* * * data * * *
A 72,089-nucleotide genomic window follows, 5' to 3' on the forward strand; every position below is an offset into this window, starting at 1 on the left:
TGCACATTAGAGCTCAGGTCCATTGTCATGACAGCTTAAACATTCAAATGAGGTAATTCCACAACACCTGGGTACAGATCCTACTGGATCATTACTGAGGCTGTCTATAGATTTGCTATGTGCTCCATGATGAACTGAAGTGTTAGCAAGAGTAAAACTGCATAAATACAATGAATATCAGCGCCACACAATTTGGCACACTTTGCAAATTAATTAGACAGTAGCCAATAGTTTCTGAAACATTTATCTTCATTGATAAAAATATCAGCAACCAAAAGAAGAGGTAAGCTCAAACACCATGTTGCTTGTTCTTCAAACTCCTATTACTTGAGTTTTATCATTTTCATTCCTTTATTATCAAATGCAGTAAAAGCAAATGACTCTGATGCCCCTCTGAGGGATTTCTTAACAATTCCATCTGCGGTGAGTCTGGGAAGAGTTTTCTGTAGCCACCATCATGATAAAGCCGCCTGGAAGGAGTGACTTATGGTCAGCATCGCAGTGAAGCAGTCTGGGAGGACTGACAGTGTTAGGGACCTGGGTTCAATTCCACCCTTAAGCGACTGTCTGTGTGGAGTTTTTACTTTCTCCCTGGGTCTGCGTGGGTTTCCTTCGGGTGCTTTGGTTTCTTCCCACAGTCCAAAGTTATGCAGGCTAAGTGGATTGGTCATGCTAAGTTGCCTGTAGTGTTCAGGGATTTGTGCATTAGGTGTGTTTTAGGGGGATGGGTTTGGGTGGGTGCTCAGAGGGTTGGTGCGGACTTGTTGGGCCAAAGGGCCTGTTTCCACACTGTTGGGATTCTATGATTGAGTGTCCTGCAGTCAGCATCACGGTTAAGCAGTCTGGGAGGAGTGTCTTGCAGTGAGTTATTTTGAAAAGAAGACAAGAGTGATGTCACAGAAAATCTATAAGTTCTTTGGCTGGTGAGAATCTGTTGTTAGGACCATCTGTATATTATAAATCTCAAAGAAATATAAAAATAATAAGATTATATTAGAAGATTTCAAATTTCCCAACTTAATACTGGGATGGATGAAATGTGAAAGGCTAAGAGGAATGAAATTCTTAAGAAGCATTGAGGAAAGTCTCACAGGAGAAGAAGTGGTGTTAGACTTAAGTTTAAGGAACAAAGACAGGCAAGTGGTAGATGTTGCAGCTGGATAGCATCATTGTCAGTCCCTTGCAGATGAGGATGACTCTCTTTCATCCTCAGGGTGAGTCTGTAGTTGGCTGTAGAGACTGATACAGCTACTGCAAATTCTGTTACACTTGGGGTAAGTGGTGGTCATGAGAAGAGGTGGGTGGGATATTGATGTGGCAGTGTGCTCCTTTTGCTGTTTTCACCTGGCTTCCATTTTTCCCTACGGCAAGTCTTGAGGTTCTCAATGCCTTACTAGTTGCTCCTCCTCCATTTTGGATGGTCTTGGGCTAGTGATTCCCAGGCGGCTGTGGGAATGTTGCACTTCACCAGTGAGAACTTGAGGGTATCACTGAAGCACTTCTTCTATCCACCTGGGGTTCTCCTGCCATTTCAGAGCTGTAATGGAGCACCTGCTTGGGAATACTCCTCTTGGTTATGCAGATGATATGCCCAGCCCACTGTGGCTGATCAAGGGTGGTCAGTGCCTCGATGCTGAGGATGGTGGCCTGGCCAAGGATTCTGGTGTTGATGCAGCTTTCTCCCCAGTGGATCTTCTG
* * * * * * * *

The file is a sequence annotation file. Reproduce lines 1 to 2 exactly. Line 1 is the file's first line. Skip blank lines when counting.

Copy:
A 72,089-nucleotide genomic window follows, 5' to 3' on the forward strand; every position below is an offset into this window, starting at 1 on the left:
TGCACATTAGAGCTCAGGTCCATTGTCATGACAGCTTAAACATTCAAATGAGGTAATTCCACAACACCTGGGTACAGATCCTACTGGATCATTACTGAGGCTGTCTATAGATTTGCTATGTGCTCCATGATGAACTGAAGTGTTAGCAAGAGTAAAACTGCATAAATACAATGAATATCAGCGCCACACAATTTGGCACACTTTGCAAATTAATTAGACAGTAGCCAATAGTTTCTGAAACATTTATCTTCATTGATAAAAATATCAGCAACCAAAAGAAGAGGTAAGCTCAAACACCATGTTGCTTGTTCTTCAAACTCCTATTACTTGAGTTTTATCATTTTCATTCCTTTATTATCAAATGCAGTAAAAGCAAATGACTCTGATGCCCCTCTGAGGGATTTCTTAACAATTCCATCTGCGGTGAGTCTGGGAAGAGTTTTCTGTAGCCACCATCATGATAAAGCCGCCTGGAAGGAGTGACTTATGGTCAGCATCGCAGTGAAGCAGTCTGGGAGGACTGACAGTGTTAGGGACCTGGGTTCAATTCCACCCTTAAGCGACTGTCTGTGTGGAGTTTTTACTTTCTCCCTGGGTCTGCGTGGGTTTCCTTCGGGTGCTTTGGTTTCTTCCCACAGTCCAAAGTTATGCAGGCTAAGTGGATTGGTCATGCTAAGTTGCCTGTAGTGTTCAGGGATTTGTGCATTAGGTGTGTTTTAGGGGGATGGGTTTGGGTGGGTGCTCAGAGGGTTGGTGCGGACTTGTTGGGCCAAAGGGCCTGTTTCCACACTGTTGGGATTCTATGATTGAGTGTCCTGCAGTCAGCATCACGGTTAAGCAGTCTGGGAGGAGTGTCTTGCAGTGAGTTATTTTGAAAAGAAGACAAGAGTGATGTCACAGAAAATCTATAAGTTCTTTGGCTGGTGAGAATCTGTTGTTAGGACCATCTGTATATTATAAATCTCAAAGAAATATAAAAATAATAAGATTATATTAGAAGATTTCAAATTTCCCAACTTAATACTGGGATGGATGAAATGTGAAAGGCTAAGAGGAATGAAATTCTTAAGAAGCATTGAGGAAAGTCTCACAGGAGAAGAAGTGGTGTTAGACTTAAGTTTAAGGAACAAAGACAGGCAAGTGGTAGATGTTGCAGCTGGATAGCATCATTGTCAGTCCCTTGCAGATGAGGATGACTCTCTTTCATCCTCAGGGTGAGTCTGTAGTTGGCTGTAGAGACTGATACAGCTACTGCAAATTCTGTTACACTTGGGGTAAGTGGTGGTCATGAGAAGAGGTGGGTGGGATATTGATGTGGCAGTGTGCTCCTTTTGCTGTTTTCACCTGGCTTCCATTTTTCCCTACGGCAAGTCTTGAGGTTCTCAATGCCTTACTAGTTGCTCCTCCTCCATTTTGGATGGTCTTGGGCTAGTGATTCCCAGGCGGCTGTGGGAATGTTGCACTTCACCAGTGAGAACTTGAGGGTATCACTGAAGCACTTCTTCTATCCACCTGGGGTTCTCCTGCCATTTCAGAGCTGTAATGGAGCACCTGCTTGGGAATACTCCTCTTGGTTATGCAGATGATATGCCCAGCCCACTGTGGCTGATCAAGGGTGGTCAGTGCCTCGATGCTGAGGATGGTGGCCTGGCCAAGGATTCTGGTGTTGATGCAGCTTTCTCCCCAGTGGATCTTCTG